Oren’s plea

Michael Oren’s plea should be heeded by an Israel that wants to be the homeland of all Jews.

Michael Oren at Zedekiah’s Cave (photo credit: GPO)
Michael Oren at Zedekiah’s Cave
(photo credit: GPO)
In late November, some 150 journalists and bloggers from 30 countries visited Israel for four days as part of the Government Press Office’s 3rd Jewish Media Summit, and were treated to the whole gamut of the Israeli experience, from tours of the country to talks by a range of personalities and politicians.
Hosted by GPO director Nitzan Chen, we heard the affable President Reuven Rivlin declaring that there are four tribes in Israel – the national religious, ultra-Orthodox, secular and Arabs – and Diaspora Jewry represents the fifth. “The world is a small village and the Jewish people is the fifth tribe,” he said. “Whether we like it or not, the Diaspora and Israel are all in it together, with the same goals and the same needs.”
In a question-and-answer session in the Knesset later that day, Prime Minister Benjamin Netanyahu told the journalists that “every Jew who wants to has Israel as his home.”
Referring to the shrinking Diaspora, he added: “The disappearance of Jewish identity is what concerns me. There are disturbing demographic trends, especially in assimilation, which is chipping away at our numbers.” On the positive side, he noted, almost half of the world’s 14 million Jews now live in Israel, and he claimed that “the secular Jews of Israel have the highest growth rate in the advanced world.”
“Did you know that the Jewish birthrate exceeded the non-Jewish birthrate this year for the first time in a decade?” he asked the journalists, predicting that “very soon, within a period of a few years, for the first time since the Second Temple era which was 2,000 years ago, the majority of Jews will live in Israel.”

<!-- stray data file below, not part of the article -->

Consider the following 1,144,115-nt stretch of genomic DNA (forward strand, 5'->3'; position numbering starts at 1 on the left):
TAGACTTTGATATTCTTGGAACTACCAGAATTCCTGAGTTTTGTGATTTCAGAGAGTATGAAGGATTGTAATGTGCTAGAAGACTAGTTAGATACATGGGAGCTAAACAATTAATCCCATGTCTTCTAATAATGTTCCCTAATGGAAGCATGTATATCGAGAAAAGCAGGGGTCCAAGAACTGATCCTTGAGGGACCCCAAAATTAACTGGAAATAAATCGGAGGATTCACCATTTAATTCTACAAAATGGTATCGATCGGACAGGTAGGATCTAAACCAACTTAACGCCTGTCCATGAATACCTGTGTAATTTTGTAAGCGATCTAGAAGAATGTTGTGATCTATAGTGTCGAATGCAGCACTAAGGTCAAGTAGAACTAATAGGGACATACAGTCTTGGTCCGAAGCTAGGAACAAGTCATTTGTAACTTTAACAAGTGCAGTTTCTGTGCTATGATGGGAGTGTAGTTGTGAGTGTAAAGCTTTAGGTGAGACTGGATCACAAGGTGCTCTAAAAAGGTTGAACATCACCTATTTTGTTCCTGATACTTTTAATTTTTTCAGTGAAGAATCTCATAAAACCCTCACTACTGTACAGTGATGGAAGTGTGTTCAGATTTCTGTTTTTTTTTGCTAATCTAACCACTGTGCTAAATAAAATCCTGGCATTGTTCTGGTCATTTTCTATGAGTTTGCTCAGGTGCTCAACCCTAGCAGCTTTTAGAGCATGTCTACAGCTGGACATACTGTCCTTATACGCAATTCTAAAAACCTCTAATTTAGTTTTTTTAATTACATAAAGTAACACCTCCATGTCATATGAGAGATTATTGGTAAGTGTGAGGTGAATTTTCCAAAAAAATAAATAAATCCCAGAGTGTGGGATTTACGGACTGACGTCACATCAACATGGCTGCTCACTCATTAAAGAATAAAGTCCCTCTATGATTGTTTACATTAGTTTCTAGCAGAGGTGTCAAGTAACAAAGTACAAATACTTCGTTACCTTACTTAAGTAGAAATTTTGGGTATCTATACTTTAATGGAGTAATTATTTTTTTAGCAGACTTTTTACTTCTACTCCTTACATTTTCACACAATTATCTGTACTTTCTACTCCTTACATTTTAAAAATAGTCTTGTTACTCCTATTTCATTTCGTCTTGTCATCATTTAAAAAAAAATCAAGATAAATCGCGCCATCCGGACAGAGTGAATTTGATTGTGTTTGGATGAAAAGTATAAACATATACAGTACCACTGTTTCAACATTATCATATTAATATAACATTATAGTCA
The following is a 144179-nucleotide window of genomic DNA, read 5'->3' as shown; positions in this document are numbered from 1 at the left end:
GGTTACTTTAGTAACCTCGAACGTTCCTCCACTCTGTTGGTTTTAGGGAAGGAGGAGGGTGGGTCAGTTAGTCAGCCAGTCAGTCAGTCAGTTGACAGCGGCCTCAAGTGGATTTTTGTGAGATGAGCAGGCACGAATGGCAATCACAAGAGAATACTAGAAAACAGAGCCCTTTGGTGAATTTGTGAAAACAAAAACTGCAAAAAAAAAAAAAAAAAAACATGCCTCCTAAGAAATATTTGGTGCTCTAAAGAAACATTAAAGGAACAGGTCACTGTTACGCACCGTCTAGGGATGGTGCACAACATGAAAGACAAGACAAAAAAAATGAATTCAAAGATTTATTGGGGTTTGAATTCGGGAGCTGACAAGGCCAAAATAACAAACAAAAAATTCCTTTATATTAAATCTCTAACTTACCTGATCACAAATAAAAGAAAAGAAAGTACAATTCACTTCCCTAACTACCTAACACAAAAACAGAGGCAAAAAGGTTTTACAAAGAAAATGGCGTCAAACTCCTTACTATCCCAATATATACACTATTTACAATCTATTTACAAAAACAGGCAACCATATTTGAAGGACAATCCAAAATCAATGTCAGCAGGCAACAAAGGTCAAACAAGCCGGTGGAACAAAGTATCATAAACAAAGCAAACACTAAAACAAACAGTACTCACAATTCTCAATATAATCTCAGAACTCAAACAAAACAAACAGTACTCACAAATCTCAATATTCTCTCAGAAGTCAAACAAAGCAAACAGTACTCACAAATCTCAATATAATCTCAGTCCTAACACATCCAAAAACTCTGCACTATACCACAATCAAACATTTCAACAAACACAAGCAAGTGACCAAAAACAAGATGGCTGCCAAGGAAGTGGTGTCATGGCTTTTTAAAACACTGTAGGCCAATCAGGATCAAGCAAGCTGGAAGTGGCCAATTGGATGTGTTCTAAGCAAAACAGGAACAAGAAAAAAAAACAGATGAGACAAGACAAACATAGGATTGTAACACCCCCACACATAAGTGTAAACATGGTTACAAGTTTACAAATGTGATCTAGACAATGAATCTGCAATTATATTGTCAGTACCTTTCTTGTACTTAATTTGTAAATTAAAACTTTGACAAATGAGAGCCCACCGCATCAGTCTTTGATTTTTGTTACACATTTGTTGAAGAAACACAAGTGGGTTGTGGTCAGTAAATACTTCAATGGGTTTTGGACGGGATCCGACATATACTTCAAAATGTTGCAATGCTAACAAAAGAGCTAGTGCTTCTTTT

But perhaps the best speech we heard came from Dr. Michael Oren, deputy minister in the Prime Minister’s Office, who urged Israel to recognize Reform and Conservative Judaism in the wake of the massacre at the Tree of Life, a Conservative synagogue in Pittsburgh, in which 11 Jews were murdered.
“The State of Israel has not recognized Conservative and Reform movements in the United States as legitimate Jewish movements, and that has become increasingly painful for the people who belong to these two movements,” Oren told the opening of the summit at the spectacular Zedekiah’s Cave in Jerusalem. “They are the largest two movements in American Jewry, at a time when American Jewry is challenged by assimilation, and it feels deeply threatened by rising antisemitism on the right and on the left. This is not the time for this community to be alienated in any way by the State of Israel, particularly for young, liberal American Jews. When you look at their feelings about the State of Israel, it’s very disturbing indeed.
“In a New York Times op-ed that I wrote after the Pittsburgh Massacre, I called on my own government to finally recognize the Reform and Conservative movements in the United States, and that this was a very fitting response to this horrible event in a way of shoring up American Jewry and showing that we truly stood with them at this difficult moment. But beyond that, I mentioned in this article that only a few weeks before we had passed the Nationality Law, and the law states expressly that Israel is the nation state of the Jewish people, of all the Jewish people, irrespective of where they live, irrespective of how they practice as Jews or don’t. By recognizing the Reform and Conservative movements, we would actually be complying with the statute that we had passed.”
Rivlin and Netanyahu might not be on the same page on this issue – but Oren’s plea should be heeded by an Israel that wants to be the homeland of all Jews.